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Road Cycling ďIt is by riding a bicycle that you learn the contours of a country best, since you have to sweat up the hills and coast down them. Thus you remember them as they actually are, while in a motor car only a high hill impresses you, and you have no such accurate remembrance of country you have driven through as you gain by riding a bicycle.Ē -- Ernest Hemingway

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Old 04-22-07, 09:57 PM   #1
skrizman
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Add your paceline advice

The second that I slipped into a paceline and went from chugging to coasting while maintaining my 22 mph speed, I was hooked.

I was unsure of the protocol and a bit scared about getting into pacelines, but I was staring down an 80-mile, straight-as-an-arrow, flat-as-a-pancake run from Alamosa to Salida (Colorado). With a slight headwind. I need terrain to keep my mind interested and body engaged. I would have been toast on this day if I didnít do something to break the monotony.

I qietly joined a line that passed me. They werenít all wearing the same jersey, they didnít look like driven demons, and they were going about my speed. As luck would have it, they were a pickup paceline that had developed a three-minute rotation that everyone followed. Others that I would join that day were not as organized. I couldnít for the life of me figure out why some guys would pull for much longer than everyone else. Were they trying to show us up? Were they being passive-aggressive and trying to get us all to agree to longer pulls? I heard later that several nasty accidents happened that day because of pacelines. Iím not sure what contributed to those (although I heard one guyís wheel just disintegrated). But I suspect there were a lot of paceline newbies that day.

Iím still a neophyte, but here are some things Iíve picked up about pacelines. I hope others will add to this list (and also contribute to my blog, where riders preparing for this year's Ride the Rockies are swapping stories and advice -- blogtherockies.builddialogue.com):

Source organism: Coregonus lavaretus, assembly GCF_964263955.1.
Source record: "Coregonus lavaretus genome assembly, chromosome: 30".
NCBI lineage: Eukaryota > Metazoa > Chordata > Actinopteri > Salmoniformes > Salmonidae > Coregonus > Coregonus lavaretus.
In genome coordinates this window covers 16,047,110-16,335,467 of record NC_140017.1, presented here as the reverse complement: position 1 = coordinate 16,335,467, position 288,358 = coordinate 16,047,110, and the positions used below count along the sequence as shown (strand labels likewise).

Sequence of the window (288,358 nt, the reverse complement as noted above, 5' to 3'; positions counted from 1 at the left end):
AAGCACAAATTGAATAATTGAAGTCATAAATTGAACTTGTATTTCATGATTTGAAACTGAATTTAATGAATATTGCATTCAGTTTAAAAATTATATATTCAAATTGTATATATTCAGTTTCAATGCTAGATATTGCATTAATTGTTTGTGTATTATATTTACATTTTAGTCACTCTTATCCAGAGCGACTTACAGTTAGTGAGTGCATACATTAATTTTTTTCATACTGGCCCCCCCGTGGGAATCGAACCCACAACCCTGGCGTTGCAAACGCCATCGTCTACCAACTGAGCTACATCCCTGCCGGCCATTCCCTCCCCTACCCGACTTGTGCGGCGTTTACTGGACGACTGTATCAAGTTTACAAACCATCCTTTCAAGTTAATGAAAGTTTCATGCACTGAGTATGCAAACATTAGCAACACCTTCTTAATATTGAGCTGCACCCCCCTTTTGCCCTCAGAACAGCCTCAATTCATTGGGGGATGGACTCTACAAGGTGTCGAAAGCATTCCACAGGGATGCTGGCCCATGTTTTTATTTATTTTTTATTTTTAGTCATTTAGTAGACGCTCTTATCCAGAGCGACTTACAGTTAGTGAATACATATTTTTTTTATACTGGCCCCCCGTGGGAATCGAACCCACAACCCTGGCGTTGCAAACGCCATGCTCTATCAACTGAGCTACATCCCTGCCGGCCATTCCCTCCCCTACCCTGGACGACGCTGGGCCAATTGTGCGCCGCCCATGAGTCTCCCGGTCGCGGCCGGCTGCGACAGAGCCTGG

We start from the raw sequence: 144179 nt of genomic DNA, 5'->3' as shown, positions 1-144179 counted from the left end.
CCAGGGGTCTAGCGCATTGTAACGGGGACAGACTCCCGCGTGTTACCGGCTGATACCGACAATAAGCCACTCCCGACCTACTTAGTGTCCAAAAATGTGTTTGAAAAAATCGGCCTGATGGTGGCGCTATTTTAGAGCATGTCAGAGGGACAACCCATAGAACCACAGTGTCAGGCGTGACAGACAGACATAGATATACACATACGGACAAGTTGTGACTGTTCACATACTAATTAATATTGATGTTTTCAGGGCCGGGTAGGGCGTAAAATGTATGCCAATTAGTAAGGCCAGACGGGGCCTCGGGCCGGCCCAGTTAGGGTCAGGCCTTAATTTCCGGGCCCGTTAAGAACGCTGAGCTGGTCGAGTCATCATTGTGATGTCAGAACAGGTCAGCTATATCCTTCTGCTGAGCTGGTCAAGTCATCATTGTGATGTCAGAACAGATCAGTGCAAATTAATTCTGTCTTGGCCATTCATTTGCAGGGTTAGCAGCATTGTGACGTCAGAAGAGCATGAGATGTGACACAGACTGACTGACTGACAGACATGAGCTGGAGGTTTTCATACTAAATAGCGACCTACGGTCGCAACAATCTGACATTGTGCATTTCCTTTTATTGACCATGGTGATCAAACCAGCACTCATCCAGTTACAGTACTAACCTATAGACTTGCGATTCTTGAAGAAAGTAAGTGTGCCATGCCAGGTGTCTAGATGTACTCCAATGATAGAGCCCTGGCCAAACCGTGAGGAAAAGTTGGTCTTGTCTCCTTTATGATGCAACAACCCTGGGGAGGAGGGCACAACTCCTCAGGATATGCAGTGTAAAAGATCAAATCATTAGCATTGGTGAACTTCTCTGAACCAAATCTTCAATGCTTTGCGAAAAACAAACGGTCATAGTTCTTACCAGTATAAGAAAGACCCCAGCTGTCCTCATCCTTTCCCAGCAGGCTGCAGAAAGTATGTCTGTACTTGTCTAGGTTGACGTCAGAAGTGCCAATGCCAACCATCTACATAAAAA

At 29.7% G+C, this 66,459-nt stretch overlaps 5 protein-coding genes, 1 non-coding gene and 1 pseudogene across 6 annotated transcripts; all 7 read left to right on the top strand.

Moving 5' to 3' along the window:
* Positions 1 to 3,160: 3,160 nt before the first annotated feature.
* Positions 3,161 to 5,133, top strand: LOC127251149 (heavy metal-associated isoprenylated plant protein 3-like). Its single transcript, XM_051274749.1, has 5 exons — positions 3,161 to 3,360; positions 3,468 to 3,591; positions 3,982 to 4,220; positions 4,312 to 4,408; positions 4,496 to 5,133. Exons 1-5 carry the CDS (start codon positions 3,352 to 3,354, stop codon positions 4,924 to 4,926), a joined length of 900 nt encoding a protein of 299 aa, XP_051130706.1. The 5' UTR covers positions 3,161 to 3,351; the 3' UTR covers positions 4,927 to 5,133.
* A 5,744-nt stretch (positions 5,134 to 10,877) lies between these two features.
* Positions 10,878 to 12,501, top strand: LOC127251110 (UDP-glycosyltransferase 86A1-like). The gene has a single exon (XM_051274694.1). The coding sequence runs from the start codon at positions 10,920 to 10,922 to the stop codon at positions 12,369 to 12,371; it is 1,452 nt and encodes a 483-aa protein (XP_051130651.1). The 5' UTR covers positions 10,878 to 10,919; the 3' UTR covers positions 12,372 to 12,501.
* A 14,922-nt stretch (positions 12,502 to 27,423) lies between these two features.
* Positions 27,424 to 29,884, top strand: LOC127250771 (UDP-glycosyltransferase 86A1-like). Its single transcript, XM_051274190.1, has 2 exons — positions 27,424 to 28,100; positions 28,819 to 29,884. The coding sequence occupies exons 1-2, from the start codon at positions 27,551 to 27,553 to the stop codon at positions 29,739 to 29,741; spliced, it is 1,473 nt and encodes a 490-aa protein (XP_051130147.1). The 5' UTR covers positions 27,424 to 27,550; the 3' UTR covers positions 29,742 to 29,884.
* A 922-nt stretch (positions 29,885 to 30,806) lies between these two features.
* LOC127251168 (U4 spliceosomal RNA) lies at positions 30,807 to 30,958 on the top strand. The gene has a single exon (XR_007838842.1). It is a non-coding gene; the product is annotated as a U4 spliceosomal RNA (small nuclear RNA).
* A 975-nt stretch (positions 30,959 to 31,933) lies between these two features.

Ė Itís quite OK to ask someone in the paceline if itís OK to join, and find out how long the pulls are.

Ė Donít look at the wheel ahead of you. Look just over the riderís shoulder. Youíll get quite comfortable judging your distance and youíll also see a bit of whatís ahead.

Ė Point to potholes and junk on the road to alert riders behind you. Put your hand down when the line slows.

Ė If the head of the line is ready to pass slower cyclists, the rider at the rear should look back to see if cars are coming and call ahead ďcar backĒ or ďall clear.Ē

Ė Keep the speed steady. When itís your turn to pull, the temptation is to show how strong you are. But if the line has been going at 22 mph, keep it there. Youíll probably need to shift down a gear.

Ė When your pull is over, gesture to the rider behind you to pull up. You peel off to the left and let the line pass, and you grab on to the back.

I was truly amazed at how much energy I saved in the line. After falling back to the end of the line, I would click up one or two gears and even then found myself coasting a bit. Pacelines keep you mentally engaged. For me, thatís the only way to survive a long, flat day.
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Old 04-22-07, 10:00 PM   #2
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I'll add mine:

- it is okay to search BikeForums for the approximately 1,023,817 threads that already exist on "paceline etiquette"
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Old 04-22-07, 10:30 PM   #3
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Originally Posted by 'nother
I'll add mine:

- it is okay to search BikeForums for the approximately 1,023,817 threads that already exist on "paceline etiquette"
Dude / dudette: Not cool. The OP is not asking any unreasonable questions. He / she is simply happy from a good ride and wants to share his lessons with the world. It's people like you who make roadies seem elitist.
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Old 04-22-07, 11:02 PM   #4
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Dude / dudette: Not cool. The OP is not asking any unreasonable questions. He / she is simply happy from a good ride and wants to share his lessons with the world. It's people like you who make roadies seem elitist.
+1.
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Old 04-22-07, 11:27 PM   #5
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Quote:
Originally Posted by skrizman
I couldnít for the life of me figure out why some guys would pull for much longer than everyone else. Were they trying to show us up? Were they being passive-aggressive and trying to get us all to agree to longer pulls?
Typically, riders with less paceline experience pull longer.
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Old 04-23-07, 01:13 AM   #6
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Originally Posted by skrizman